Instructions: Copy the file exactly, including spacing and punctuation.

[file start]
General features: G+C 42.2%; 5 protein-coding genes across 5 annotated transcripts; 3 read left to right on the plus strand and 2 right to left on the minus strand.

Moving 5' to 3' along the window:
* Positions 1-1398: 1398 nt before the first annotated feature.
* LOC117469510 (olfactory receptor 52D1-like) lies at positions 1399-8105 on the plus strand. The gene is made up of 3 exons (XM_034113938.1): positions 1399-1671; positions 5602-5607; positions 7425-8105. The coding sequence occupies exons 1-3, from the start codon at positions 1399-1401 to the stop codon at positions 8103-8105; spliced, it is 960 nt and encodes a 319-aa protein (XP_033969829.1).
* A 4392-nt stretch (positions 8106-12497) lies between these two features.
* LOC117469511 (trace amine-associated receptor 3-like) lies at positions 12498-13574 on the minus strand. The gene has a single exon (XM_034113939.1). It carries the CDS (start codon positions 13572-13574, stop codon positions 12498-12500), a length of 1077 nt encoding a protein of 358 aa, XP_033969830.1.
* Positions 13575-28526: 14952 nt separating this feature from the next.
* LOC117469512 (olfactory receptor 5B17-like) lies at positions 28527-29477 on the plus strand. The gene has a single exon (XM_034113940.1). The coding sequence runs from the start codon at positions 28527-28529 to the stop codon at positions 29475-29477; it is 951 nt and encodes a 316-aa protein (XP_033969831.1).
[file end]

General features: G+C 42.2%; 5 protein-coding genes across 5 annotated transcripts; 3 read left to right on the plus strand and 2 right to left on the minus strand.

Moving 5' to 3' along the window:
* Positions 1-1398: 1398 nt before the first annotated feature.
* LOC117469510 (olfactory receptor 52D1-like) lies at positions 1399-8105 on the plus strand. The gene is made up of 3 exons (XM_034113938.1): positions 1399-1671; positions 5602-5607; positions 7425-8105. The coding sequence occupies exons 1-3, from the start codon at positions 1399-1401 to the stop codon at positions 8103-8105; spliced, it is 960 nt and encodes a 319-aa protein (XP_033969829.1).
* A 4392-nt stretch (positions 8106-12497) lies between these two features.
* LOC117469511 (trace amine-associated receptor 3-like) lies at positions 12498-13574 on the minus strand. The gene has a single exon (XM_034113939.1). It carries the CDS (start codon positions 13572-13574, stop codon positions 12498-12500), a length of 1077 nt encoding a protein of 358 aa, XP_033969830.1.
* Positions 13575-28526: 14952 nt separating this feature from the next.
* LOC117469512 (olfactory receptor 5B17-like) lies at positions 28527-29477 on the plus strand. The gene has a single exon (XM_034113940.1). The coding sequence runs from the start codon at positions 28527-28529 to the stop codon at positions 29475-29477; it is 951 nt and encodes a 316-aa protein (XP_033969831.1).